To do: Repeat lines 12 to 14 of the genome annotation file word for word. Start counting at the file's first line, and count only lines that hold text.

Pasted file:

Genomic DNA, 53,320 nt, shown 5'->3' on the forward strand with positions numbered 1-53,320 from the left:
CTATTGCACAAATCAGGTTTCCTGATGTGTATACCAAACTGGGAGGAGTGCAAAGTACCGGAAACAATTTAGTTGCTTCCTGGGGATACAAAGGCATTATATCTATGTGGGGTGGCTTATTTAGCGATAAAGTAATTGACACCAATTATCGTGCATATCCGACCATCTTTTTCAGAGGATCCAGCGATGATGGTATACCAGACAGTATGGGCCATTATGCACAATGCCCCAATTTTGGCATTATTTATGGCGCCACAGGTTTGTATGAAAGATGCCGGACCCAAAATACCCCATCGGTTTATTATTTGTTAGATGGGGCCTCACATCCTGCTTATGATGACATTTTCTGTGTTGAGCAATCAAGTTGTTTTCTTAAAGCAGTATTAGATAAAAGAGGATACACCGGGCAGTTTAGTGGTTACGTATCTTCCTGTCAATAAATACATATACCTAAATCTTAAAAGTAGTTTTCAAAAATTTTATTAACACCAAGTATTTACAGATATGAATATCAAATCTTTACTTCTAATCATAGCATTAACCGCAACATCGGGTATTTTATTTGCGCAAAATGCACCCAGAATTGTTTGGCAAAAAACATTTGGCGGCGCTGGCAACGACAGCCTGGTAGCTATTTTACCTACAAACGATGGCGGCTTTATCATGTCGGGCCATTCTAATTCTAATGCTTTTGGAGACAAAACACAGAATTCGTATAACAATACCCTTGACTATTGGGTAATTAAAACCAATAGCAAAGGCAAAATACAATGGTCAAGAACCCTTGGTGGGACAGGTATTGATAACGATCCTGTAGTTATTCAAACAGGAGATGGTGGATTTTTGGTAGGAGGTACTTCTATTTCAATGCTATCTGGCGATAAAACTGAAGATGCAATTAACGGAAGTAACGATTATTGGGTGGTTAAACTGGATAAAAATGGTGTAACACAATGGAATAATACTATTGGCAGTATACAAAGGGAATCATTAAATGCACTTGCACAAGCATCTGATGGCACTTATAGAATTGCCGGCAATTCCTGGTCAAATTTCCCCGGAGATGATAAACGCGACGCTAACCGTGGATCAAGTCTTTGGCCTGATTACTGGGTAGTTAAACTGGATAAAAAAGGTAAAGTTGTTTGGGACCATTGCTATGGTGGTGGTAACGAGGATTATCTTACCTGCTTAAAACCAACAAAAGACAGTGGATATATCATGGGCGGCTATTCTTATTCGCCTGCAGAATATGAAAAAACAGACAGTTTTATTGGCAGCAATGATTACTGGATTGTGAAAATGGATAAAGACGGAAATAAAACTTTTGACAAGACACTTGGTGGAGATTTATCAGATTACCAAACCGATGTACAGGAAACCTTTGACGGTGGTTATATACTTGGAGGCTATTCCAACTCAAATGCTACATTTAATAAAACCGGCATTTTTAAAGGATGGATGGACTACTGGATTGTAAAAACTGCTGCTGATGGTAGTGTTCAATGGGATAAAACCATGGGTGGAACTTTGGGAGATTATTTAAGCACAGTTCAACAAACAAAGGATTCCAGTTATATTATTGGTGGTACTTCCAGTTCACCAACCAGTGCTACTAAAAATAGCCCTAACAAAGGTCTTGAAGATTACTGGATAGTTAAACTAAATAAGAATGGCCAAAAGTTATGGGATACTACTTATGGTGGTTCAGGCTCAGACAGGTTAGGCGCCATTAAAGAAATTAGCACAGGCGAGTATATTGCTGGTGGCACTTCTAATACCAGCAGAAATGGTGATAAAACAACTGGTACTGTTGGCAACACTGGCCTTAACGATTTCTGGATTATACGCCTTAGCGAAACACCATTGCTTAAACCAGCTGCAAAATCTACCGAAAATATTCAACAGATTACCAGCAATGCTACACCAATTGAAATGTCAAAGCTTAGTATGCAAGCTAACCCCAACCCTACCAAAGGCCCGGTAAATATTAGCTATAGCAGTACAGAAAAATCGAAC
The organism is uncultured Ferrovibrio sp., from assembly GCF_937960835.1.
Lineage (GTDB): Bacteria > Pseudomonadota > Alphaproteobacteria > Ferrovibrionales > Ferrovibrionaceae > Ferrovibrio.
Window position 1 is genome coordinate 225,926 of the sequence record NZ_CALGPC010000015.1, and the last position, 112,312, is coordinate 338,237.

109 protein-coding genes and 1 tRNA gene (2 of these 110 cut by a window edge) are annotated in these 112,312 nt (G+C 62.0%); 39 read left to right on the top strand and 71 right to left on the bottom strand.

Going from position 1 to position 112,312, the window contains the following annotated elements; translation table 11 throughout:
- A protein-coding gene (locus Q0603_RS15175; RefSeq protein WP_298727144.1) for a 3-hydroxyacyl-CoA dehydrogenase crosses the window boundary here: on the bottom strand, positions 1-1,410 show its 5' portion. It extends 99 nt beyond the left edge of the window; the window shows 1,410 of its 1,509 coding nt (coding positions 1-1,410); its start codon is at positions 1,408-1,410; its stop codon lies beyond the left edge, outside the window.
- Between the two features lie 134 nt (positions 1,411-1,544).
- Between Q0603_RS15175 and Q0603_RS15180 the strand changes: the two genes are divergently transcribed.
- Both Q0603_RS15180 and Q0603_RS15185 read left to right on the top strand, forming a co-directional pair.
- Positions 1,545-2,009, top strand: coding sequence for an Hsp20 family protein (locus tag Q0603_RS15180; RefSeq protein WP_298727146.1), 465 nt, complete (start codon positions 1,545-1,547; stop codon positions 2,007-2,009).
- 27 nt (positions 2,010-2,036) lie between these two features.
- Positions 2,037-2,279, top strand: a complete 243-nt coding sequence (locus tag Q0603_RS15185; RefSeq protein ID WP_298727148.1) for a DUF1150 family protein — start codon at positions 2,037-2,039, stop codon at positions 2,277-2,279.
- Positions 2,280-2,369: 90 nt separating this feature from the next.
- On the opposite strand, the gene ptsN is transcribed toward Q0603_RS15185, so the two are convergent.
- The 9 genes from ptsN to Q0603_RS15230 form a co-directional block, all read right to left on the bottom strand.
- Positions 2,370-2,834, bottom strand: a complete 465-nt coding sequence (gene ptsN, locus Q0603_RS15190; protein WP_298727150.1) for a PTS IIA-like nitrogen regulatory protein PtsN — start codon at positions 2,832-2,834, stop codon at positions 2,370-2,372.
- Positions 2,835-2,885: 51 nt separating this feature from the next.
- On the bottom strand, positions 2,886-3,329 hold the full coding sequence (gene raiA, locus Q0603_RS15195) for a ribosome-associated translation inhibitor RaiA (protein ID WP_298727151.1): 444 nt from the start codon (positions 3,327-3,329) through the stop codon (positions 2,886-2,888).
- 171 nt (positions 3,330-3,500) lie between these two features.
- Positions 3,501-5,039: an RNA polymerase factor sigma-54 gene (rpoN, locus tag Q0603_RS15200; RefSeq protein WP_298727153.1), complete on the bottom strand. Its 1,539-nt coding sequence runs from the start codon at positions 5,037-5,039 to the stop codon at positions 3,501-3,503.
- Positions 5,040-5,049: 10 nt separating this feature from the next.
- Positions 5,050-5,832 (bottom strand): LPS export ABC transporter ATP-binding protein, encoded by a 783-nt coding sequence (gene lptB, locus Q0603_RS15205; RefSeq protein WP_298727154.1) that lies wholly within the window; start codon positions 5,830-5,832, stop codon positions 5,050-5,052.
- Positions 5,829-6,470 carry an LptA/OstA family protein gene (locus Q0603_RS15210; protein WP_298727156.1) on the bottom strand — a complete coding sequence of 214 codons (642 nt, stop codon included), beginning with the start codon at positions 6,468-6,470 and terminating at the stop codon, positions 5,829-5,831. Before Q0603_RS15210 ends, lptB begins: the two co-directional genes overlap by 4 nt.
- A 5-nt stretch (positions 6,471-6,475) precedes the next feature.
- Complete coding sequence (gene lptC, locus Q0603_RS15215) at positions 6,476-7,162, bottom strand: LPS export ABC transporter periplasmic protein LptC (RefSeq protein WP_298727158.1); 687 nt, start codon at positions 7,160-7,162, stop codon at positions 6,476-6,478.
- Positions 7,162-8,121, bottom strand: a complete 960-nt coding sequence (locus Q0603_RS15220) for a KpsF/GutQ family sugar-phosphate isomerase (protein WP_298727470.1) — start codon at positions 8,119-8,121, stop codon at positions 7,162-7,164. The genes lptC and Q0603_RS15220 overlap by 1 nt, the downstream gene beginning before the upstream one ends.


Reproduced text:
- Positions 1,545-2,009, top strand: coding sequence for an Hsp20 family protein (locus tag Q0603_RS15180; RefSeq protein WP_298727146.1), 465 nt, complete (start codon positions 1,545-1,547; stop codon positions 2,007-2,009).
- 27 nt (positions 2,010-2,036) lie between these two features.
- Positions 2,037-2,279, top strand: a complete 243-nt coding sequence (locus tag Q0603_RS15185; RefSeq protein ID WP_298727148.1) for a DUF1150 family protein — start codon at positions 2,037-2,039, stop codon at positions 2,277-2,279.